It's true that in some ways the game does feel like Babby DM's First Campaign, which I understand is the consensus about Dead Man's Switch. But the other side of that is that the game feels very focused, and I appreciated being able to get used to the world and the various systems in an RPG that's wraps up in a dozen+ hours.

In any case, I definitely plan to play more Shadowrun games! I already did the prologue mission in Dragonfall, this time with a dwarf mage. I like that it seems to have more focus on companions with personalities instead of generics, because that was one thing I wanted more of from Dead Man's Switch. I was kind of bummed when Shannon Half-Sky didn't at least show up on the hires list after her story ended.
 

Dracula

Plastic Vampire
(He/His)
I don't have a heck of a lot to offer here, because I've only dabbled in SNES Shadowrun (and loved my brief time there), but I can share this beautiful artifact from 1990 which is worth watching thru to the end.

 
@estragon Great that you enjoyed it. I'm tossing around the idea of doing a rigger character for Dead Man's Switch as well should this turn into a whole trilogy replay. I'm not sure how much Shadowrun Returns was revised down the road other than fixing bugs and adding "save anywhere", which I recall being a major complaint of the initial release.

BTW the difficulty modes only affect your base chance to hit. Karma, nuyen, and enemy troop numbers are unaffected. Personally I feel even "Very Hard" still has a fun and non-frustrating level of overall difficulty, but the fun is also undercut by having certain weapon types feel terrible for missing so often (melee, shotguns, SMGs) so I opt for 'Hard'. The series definitely encourages the player to settle in with the notion that the games are pretty breezy no matter how you play them.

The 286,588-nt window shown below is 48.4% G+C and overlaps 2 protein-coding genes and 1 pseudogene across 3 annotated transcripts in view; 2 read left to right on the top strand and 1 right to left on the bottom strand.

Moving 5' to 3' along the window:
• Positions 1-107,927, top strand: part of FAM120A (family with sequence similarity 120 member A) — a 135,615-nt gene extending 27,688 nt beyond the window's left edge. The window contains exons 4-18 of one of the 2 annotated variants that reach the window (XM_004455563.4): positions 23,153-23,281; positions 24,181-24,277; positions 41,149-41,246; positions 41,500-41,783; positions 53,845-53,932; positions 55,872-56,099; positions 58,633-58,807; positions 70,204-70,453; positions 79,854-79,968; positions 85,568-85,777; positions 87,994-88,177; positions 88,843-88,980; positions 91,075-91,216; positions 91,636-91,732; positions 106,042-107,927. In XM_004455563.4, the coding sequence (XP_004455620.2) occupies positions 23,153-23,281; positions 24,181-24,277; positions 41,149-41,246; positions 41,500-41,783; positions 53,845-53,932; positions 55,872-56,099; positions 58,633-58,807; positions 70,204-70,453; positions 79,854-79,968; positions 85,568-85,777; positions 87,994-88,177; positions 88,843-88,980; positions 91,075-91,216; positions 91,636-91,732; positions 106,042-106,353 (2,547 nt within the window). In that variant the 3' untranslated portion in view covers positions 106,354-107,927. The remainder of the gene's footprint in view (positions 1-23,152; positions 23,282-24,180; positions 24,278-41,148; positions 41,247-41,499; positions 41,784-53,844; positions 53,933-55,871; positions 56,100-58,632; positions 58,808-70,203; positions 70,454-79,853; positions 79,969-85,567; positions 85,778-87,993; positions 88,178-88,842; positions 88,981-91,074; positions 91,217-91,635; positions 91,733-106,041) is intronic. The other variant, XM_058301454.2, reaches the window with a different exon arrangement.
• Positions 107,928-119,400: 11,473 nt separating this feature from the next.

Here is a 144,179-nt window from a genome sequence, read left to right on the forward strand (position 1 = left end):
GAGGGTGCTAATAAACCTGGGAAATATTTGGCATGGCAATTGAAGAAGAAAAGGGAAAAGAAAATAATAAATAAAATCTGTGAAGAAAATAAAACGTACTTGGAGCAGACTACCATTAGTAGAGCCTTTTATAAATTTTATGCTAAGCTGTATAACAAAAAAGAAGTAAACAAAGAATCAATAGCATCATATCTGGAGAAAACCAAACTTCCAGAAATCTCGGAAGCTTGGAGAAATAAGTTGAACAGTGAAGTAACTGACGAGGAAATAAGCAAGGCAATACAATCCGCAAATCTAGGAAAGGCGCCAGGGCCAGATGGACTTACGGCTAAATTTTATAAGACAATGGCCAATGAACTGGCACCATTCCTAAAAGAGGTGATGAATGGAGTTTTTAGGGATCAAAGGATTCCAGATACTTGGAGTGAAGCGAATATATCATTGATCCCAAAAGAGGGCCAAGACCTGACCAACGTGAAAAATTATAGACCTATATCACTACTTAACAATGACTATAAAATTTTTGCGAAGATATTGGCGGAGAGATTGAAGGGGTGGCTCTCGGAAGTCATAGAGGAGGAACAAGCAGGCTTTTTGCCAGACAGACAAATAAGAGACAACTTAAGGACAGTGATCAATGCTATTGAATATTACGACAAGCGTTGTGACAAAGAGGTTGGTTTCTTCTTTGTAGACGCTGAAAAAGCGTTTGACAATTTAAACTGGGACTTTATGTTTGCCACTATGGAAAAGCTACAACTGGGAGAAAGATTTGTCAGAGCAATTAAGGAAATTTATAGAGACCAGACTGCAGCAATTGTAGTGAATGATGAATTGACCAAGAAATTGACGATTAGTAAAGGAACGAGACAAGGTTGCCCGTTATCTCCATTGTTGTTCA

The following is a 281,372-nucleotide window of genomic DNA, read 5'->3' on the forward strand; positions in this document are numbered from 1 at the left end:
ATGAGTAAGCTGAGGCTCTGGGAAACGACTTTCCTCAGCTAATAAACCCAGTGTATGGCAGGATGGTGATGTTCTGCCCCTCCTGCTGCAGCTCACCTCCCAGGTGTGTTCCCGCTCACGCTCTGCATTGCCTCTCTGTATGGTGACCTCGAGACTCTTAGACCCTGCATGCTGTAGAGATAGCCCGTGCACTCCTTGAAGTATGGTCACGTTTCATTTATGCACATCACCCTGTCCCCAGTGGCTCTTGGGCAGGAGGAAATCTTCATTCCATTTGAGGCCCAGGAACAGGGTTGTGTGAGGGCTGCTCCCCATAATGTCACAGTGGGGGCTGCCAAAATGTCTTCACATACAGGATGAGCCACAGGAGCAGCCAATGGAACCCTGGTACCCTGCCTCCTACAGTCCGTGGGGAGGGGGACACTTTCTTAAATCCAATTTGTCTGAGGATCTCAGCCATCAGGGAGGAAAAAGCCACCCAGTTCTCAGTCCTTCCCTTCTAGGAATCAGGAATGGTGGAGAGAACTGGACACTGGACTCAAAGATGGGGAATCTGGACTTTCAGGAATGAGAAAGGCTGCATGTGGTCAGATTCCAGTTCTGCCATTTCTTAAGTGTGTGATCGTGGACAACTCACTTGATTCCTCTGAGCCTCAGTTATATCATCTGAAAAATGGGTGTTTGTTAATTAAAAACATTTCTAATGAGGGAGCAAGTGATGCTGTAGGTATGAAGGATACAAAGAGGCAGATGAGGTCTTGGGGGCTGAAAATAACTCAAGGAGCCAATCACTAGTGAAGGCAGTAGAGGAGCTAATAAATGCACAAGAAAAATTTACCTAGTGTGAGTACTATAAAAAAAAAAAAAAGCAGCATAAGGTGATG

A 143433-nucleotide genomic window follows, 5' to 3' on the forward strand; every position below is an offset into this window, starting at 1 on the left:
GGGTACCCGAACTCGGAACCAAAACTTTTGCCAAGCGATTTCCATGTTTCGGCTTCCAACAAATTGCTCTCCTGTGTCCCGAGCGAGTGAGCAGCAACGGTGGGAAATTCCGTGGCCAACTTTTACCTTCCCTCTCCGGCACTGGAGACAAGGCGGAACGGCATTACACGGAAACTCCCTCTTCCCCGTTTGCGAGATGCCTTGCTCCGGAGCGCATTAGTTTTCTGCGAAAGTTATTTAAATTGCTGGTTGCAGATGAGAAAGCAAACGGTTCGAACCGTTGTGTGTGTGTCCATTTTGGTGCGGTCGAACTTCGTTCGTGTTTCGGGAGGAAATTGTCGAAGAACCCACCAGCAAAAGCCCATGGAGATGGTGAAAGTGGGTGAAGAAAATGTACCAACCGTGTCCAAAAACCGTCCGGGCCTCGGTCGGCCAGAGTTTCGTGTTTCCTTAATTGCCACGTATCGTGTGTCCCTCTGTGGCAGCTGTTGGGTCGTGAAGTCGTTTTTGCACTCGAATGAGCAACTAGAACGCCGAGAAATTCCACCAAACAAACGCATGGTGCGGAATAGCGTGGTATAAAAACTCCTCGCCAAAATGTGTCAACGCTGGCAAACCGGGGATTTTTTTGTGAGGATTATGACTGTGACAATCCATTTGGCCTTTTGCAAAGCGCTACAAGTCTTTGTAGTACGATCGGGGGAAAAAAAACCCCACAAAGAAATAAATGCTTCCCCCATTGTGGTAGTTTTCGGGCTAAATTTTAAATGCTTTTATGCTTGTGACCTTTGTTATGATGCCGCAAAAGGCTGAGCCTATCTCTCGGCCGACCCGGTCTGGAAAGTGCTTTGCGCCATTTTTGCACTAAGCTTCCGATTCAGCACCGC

@Dracula (me on the left without my shirt)
 
So does that apply to all of the 'returns' games?

Yes, I'd say all 3 games have a similar overall difficulty. So if one was relatively easy for you then they all should be about that. Hong Kong also does away with the "Very Hard" difficulty mode. On that topic, Hong Kong has a bonus campaign which offers notably more difficult encounters using some new, more troublesome enemy types. I would rate that bonus campaign as the hardest the series gets, but it is still pretty manageable.
 


Shadowrun SNES (1993):

The first Shadowrun video game, and I think it is still something of a standard bearer for the series despite simplifying the RPG-ness relative to other entries. There is an arresting moodiness to this game's isometric buildings, open cityscapes, and great soundtrack. A world populated by fuzzy little NPC sprites with indistinct faces performing simple animations to pump their arms and legs when running, or spin around and dance at clubs.

Playing this games sometimes means going from building to building, talking to everyone about local keywords. It sometimes means cursor-based environment searching and adding items to your adventure-game inventory. It sometimes means tip toeing through a minesweeper-esque matrix network. And sometimes -- often times -- playing this game means real time combat against hit squads trying to do in the main character.